Maeve scoffed. “I checked with the coven. There are no witch-finders and no threat to any of us. Obviously, it’s just a stunt so that the Red Witch can reign supreme. As always. But no more! We want her—”
“Listen, bitch!” Playing nice was over. As usual the female didn’t know when to give up. My voice rose. “It’s not a stunt! Ashmedai confirmed everything that was said at the council meeting. Hunters…witch-finders…whatever you want to call them do exist. And, the Charles Family is working with them to eradicate all supernaturals.”
That nugget of information slammed the hateful female’s mouth shut. Her beady eyes bugged as she swallowed hard. Without warning, she jumped to her feet and dashed over to the shelves. She reached for the wire-framed glasses hanging around her neck. Placing them on her long nose, Maeve scoured the titles for a few minutes before tugging out a book with a raggedy brown spine. Carefully, she placed the tome on a stand and began flipping through the discolored pages.
Claudius and I looked at each other. He mouthed, “What is she doing?”
I replied, “Hell, if I know.”
After a few minutes, the aging female glanced up. “Elsbeth, I trust that you’ve heard of Michel de Nostredame?”
Was she joking?
“I knew the man personally. He was fond of scrying while sitting upon a three-legged stool. I even helped him write many of his predictions. Why?”
Okay, so I stretched the truth. I was only with him when he jotted down his prognostications, but Maeve didn’t need to know that.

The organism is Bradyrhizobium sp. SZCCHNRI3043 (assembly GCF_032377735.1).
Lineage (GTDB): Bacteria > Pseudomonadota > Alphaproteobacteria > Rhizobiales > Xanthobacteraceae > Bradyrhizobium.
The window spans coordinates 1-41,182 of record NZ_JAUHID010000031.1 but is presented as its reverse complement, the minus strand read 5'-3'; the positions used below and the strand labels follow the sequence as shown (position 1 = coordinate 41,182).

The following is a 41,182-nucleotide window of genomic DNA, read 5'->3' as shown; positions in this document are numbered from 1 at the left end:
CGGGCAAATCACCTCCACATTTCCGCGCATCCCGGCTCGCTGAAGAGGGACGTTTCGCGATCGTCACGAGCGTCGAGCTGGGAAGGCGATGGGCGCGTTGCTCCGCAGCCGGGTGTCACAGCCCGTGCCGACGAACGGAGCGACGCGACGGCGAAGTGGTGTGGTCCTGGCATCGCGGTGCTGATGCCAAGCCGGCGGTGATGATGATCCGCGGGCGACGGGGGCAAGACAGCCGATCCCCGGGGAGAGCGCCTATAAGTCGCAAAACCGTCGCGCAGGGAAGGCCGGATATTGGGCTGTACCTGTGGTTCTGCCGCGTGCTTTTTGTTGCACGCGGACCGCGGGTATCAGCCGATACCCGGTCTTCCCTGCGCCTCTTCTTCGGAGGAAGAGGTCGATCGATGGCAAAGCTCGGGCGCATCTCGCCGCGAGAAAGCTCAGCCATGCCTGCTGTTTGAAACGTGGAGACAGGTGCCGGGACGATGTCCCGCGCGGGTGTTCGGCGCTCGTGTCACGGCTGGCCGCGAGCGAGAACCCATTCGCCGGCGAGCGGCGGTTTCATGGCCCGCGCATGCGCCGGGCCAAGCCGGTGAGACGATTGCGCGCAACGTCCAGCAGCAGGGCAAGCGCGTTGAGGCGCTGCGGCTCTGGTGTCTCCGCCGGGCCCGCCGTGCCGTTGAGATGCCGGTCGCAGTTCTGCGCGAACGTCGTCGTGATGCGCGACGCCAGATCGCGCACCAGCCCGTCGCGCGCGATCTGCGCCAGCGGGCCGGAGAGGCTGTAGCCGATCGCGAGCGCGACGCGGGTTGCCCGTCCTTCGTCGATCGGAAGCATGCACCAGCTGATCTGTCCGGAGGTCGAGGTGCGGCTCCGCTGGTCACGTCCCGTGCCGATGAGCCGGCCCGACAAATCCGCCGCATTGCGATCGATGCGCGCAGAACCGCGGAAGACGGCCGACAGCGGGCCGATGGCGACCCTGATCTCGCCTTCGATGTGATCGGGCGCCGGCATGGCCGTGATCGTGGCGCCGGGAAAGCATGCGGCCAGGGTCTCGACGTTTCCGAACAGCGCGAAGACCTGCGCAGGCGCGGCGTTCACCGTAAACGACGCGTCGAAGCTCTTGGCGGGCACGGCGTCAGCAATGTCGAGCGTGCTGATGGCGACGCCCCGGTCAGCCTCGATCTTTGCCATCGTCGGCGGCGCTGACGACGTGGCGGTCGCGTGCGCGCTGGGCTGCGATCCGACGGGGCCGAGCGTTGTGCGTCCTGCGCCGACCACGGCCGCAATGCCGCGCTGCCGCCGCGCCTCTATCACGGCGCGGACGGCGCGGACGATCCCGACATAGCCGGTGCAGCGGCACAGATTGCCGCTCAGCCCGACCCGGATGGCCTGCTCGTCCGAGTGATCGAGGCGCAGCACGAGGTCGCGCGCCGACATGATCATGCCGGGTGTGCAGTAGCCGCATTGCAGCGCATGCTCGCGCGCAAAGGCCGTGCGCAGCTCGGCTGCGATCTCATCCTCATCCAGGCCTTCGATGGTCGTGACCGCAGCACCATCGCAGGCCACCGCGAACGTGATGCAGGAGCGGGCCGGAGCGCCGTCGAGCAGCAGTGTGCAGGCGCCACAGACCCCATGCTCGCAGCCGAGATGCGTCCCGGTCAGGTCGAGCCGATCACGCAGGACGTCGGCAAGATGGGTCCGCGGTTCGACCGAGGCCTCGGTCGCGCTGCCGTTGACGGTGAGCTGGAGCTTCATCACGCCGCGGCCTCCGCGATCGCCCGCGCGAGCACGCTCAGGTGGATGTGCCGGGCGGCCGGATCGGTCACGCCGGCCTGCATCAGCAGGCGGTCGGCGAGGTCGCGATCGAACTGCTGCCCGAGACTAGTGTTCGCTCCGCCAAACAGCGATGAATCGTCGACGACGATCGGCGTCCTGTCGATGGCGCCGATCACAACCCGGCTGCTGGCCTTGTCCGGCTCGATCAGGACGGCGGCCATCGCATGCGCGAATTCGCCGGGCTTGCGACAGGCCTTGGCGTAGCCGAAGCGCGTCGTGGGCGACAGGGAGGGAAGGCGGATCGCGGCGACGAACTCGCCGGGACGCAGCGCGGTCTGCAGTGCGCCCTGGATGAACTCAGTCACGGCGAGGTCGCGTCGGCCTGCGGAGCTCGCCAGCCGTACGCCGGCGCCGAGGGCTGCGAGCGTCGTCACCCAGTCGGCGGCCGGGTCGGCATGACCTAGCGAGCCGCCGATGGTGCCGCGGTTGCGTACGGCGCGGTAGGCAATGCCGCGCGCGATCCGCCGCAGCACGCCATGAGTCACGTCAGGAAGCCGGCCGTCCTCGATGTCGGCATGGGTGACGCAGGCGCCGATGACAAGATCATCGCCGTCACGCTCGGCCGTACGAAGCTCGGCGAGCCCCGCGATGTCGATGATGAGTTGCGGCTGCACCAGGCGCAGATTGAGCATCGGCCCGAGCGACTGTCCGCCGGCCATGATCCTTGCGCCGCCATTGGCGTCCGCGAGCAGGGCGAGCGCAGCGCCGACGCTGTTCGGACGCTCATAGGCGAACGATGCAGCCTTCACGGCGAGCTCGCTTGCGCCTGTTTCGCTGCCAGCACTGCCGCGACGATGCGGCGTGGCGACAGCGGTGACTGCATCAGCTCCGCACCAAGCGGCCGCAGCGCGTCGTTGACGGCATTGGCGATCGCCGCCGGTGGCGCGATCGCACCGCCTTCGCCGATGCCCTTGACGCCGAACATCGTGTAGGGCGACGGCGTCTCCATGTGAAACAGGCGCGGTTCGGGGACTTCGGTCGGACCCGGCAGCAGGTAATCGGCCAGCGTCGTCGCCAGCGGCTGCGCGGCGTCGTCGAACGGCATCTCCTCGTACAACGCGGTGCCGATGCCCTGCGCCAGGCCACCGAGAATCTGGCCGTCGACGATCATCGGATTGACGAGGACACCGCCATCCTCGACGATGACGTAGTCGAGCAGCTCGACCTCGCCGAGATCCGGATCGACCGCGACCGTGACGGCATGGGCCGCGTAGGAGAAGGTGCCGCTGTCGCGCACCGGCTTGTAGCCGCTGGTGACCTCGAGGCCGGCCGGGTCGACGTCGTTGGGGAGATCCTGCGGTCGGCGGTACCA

“Then you know of the prophecy?”
Unholy shit! “You knew there was one, and you’re just telling us now?”
I lifted my hand to zap her, but Claudius caught my wrist.
Maeve sneered. “It didn’t serve my interest to tell you.”
Claudius said, “Ladies, can we focus on the real issue?”
I squinted up at the female, still wishing to do her harm, but he was right. We didn’t have time to bicker.
As far as Nostredame was concerned… The man was commonly known as Nostradamus, and he foretold a great many events. Nostredame was fond of writing his predictions in four-line verses, but some of them were so obscure that they couldn’t be deciphered.
“What are you talking about, Maeve?” Claudius asked.
She exhaled loudly. “There’s a little-known prognostication of his that had to do with…” Her voice trailed off as she stared toward the front of the shop.
“Spit it out!” I was quickly losing my patience with her. Lifting my hand, I let a ball of blue energy form. Bouncing it up and down, I said, “Or, do you need some help?”
Maeve shook her head vehemently, and I doused the orb as she began to read from the page. “Evil walks through the streets of man. Blood shall be shed and souls condemned; the hunted shall be no more.”
Honestly, those damn words could mean countless things. Besides, there were those who believed that Nostredame’s verses were nonsense—since they couldn’t be easily translated into in English. Yet, many events he had predicted came true—like the Great Fire of London (something I narrowly escaped), the French Revolution, and even the devastation of Hiroshima.
Claudius, never one to mince words around me, said the obvious, “And, how do you know that that’s about the pending war? Sounds like random bullshit to me.”
Maeve eased the book closed. “We can’t, but it is a strong possibility. I’m certain no one believed Nostredame’s warnings about the rise of Hitler. You do remember how that turned out?”
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